The Malahat Review is pleased to announce that this year’s recipient of the Jack Hodgins Founders’ Award for Fiction is Sarah L. Taggart of Vancouver, for her short story “Deaf,” which appeared in the Summer 2008 issue. Taggart’s award-winning story was chosen for this prestigious award by Steven Heighton.
Established in honour of the celebrated Victoria novelist’s contribution to Canadian letters and to the University of Victoria, the Jack Hodgins Founders’ Award for Fiction recognizes the excellence of The Malahat Review’s contributors by awarding a prize of $1000 to the author of the best short story or novella to have appeared in the magazine’s quarterly issues during the previous calendar year. The winner, to be chosen by an outside judge, will be announced annually just prior to the publication of The Malahat Review’s Spring issue.
Sarah L. Taggart, winner of the 2009 Jack Hodgins award. Photo by Stephen Harrison.
Of Taggart’s story, Heighton says “Blindness has been used so often as a moral metaphor in fiction that we forget that deafness is more to the point—words, spoken or written, are the distinctive currency of human exchange, and our failure to hear the words of others finally leads to more carnage than our failure to see. In Sarah L. Taggart’s story, deafness works as a metaphor of familial malfunction partly because of how well Taggart particularizes it through concrete detail nailed down in clear language (see the muting, anesthetic mask that “descends over [the child’s] face like a black toilet plunger” . . .!).
Scenes from the point of view of children are always a good test of a writer’s skill in the Zone of the Concrete, and it’s a test Taggart passes with pennants flying. Also—not incidentally—she has left us with a moving and true insight: “A family is designed to bear a continued series of hurts.” Those are words that hurt to hear, but which many readers, I think, will be grateful to have heard and to bear away with them.
We come away from a very good story a little less deaf.”
Sarah L. Taggart graduated from the University of Victoria’s writing program in 2007. She is now a Master of Publishing candidate at Simon Fraser University in Vancouver.
Photo by Darren Stone, Times Colonist.
Steven Heighton is the author of the novel Afterlands, which has appeared in six countries, was a New York Times Book Review editors’ choice, and was recently optioned for film. He has also published The Shadow Boxer (a Canadian bestseller and a Publishers’ Weekly Book of the Year), Flight Paths of the Emperor and The Address Book. His poems and stories have appeared in many magazines and anthologies, including London Review of Books, The Malahat Review, Poetry, Tin House, Europe, Agni, Poetry London, and Best English Stories. Heighton has won several awards and has been nominated for the Governor General’s Award, the Trillium Award, a Pushcart Prize, the Journey Prize, and Britain’s W.H. Smith Award. This winter he is the writer-in-residence at the University of Ottawa.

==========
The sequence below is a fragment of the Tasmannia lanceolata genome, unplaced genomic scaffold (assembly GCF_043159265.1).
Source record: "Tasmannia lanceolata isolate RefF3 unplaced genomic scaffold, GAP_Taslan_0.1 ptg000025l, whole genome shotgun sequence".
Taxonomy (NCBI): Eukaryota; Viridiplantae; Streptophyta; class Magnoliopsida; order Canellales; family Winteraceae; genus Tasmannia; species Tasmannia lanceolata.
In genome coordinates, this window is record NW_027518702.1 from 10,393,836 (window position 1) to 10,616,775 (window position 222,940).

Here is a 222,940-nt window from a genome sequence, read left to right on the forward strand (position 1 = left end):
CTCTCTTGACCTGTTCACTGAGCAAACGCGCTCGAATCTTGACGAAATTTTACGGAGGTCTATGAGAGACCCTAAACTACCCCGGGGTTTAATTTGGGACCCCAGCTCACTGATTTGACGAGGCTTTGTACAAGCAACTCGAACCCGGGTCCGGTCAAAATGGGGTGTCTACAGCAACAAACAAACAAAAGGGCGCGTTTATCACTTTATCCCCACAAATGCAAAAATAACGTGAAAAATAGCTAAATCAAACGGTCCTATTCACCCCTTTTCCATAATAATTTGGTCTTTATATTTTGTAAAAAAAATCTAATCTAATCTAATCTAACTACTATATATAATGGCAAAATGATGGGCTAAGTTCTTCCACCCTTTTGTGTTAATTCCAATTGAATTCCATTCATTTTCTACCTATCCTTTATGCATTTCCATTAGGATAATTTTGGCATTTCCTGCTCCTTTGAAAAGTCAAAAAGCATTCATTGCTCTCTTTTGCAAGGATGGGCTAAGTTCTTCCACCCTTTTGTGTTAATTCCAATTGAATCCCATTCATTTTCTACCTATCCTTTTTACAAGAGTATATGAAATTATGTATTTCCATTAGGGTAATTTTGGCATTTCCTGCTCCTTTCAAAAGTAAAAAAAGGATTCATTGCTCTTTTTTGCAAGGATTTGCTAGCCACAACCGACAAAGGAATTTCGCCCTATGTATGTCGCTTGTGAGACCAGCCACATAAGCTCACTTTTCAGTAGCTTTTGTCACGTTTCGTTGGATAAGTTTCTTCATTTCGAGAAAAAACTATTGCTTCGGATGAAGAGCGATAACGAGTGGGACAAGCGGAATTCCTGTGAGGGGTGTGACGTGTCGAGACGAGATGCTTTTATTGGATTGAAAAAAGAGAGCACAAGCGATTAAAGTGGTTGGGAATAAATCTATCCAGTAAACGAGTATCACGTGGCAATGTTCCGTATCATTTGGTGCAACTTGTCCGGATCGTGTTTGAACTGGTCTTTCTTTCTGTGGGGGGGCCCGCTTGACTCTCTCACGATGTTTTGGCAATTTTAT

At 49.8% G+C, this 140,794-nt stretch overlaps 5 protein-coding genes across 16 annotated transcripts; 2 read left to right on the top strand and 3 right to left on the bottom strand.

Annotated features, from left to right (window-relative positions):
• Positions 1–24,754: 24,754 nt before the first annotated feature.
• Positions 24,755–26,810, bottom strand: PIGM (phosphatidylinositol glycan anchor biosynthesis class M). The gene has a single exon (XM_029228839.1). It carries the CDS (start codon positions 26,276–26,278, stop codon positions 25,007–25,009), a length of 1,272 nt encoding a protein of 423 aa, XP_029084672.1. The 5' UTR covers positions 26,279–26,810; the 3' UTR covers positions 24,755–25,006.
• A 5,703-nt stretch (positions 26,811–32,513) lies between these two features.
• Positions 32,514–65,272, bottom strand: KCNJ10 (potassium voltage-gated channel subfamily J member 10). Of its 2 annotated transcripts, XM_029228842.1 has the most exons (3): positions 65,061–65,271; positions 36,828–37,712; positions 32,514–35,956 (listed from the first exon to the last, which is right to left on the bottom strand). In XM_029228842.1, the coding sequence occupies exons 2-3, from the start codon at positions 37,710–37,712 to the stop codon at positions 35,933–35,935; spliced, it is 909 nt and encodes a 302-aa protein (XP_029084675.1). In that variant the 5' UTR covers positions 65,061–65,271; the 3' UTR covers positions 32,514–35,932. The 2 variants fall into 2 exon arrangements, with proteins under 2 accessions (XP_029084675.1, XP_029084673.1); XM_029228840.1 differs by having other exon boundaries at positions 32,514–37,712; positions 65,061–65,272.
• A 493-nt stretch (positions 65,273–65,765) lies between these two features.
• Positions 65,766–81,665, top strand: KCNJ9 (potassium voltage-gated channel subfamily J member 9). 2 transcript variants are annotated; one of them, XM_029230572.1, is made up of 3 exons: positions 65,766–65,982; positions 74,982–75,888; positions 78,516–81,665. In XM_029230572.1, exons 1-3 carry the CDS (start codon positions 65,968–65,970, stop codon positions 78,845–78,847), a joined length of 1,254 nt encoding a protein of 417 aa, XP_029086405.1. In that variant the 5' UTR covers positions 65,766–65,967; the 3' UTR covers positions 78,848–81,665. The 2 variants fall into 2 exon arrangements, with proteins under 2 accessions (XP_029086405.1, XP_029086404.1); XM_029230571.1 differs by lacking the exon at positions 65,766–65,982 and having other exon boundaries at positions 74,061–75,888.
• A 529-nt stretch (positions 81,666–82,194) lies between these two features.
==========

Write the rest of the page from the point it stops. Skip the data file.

Jack Hodgins was born in Comox on Vancouver Island in 1938, and raised in the logging community of Merville. After graduating from the University of British Columbia, he moved to Nanaimo, where he taught high school English until 1979. He has been a writer-in-residence at Simon Fraser University and the University of Ottawa, and taught fiction in the Department of Writing, University of Victoria, from 1983 to 2004. His first collection of stories, Spit Delaney’s Island (1976) established him as a presence in Canadian writing, bringing his distinctive perspective on Vancouver Island to readers in book after book. His third, The Resurrection of Joseph Bourne (1979), won the Governor General’s Award for Fiction in 1980. His other books include The Honorary Patron (1987), Innocent Cities (1990), A Passion for Narrative: A Guide for Writing Fiction (1993), The Macken Charm (1995), Broken Ground (1998), and Damage Done By the Storm (2004). He is a recipient of the Eaton’s BC Book Award, the Gibson’s First Novel Award, the Commonwealth Literature Prize, the Canada-Australia Prize, the Terasen Lifetime Achievement Award, and the Lieutenant Governor’s Award for Literary Excellence.
For more information about the Jack Hodgins Founders’ Award for Fiction and how you may support it through a donation, please email The Malahat Review.